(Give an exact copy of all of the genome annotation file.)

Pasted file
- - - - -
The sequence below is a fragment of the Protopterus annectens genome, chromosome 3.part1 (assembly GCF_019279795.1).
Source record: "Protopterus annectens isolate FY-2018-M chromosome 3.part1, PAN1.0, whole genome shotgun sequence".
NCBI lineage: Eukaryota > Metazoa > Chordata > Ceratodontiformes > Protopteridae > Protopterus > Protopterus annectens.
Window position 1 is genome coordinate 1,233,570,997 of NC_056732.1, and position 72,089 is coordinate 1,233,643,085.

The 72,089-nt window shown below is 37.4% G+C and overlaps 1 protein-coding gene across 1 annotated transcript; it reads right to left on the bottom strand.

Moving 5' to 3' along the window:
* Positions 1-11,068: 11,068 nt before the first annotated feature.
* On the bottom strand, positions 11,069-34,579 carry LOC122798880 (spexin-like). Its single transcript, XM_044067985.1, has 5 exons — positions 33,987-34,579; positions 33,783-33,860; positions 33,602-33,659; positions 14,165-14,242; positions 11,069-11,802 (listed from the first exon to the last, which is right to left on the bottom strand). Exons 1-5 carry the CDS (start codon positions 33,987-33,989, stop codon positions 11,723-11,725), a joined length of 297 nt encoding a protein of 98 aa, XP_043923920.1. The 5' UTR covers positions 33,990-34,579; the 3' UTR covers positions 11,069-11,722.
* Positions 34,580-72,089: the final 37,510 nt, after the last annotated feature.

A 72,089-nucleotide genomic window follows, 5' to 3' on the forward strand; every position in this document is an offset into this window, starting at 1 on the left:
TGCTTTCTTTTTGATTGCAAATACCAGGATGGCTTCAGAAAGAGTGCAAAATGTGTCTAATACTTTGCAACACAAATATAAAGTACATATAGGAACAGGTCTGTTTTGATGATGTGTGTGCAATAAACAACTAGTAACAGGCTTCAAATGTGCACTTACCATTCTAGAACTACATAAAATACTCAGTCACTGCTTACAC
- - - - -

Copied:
The sequence below is a fragment of the Protopterus annectens genome, chromosome 3.part1 (assembly GCF_019279795.1).
Source record: "Protopterus annectens isolate FY-2018-M chromosome 3.part1, PAN1.0, whole genome shotgun sequence".
NCBI lineage: Eukaryota > Metazoa > Chordata > Ceratodontiformes > Protopteridae > Protopterus > Protopterus annectens.
Window position 1 is genome coordinate 1,233,570,997 of NC_056732.1, and position 72,089 is coordinate 1,233,643,085.

The 72,089-nt window shown below is 37.4% G+C and overlaps 1 protein-coding gene across 1 annotated transcript; it reads right to left on the bottom strand.

Moving 5' to 3' along the window:
* Positions 1-11,068: 11,068 nt before the first annotated feature.
* On the bottom strand, positions 11,069-34,579 carry LOC122798880 (spexin-like). Its single transcript, XM_044067985.1, has 5 exons — positions 33,987-34,579; positions 33,783-33,860; positions 33,602-33,659; positions 14,165-14,242; positions 11,069-11,802 (listed from the first exon to the last, which is right to left on the bottom strand). Exons 1-5 carry the CDS (start codon positions 33,987-33,989, stop codon positions 11,723-11,725), a joined length of 297 nt encoding a protein of 98 aa, XP_043923920.1. The 5' UTR covers positions 33,990-34,579; the 3' UTR covers positions 11,069-11,722.
* Positions 34,580-72,089: the final 37,510 nt, after the last annotated feature.

A 72,089-nucleotide genomic window follows, 5' to 3' on the forward strand; every position in this document is an offset into this window, starting at 1 on the left:
TGCTTTCTTTTTGATTGCAAATACCAGGATGGCTTCAGAAAGAGTGCAAAATGTGTCTAATACTTTGCAACACAAATATAAAGTACATATAGGAACAGGTCTGTTTTGATGATGTGTGTGCAATAAACAACTAGTAACAGGCTTCAAATGTGCACTTACCATTCTAGAACTACATAAAATACTCAGTCACTGCTTACAC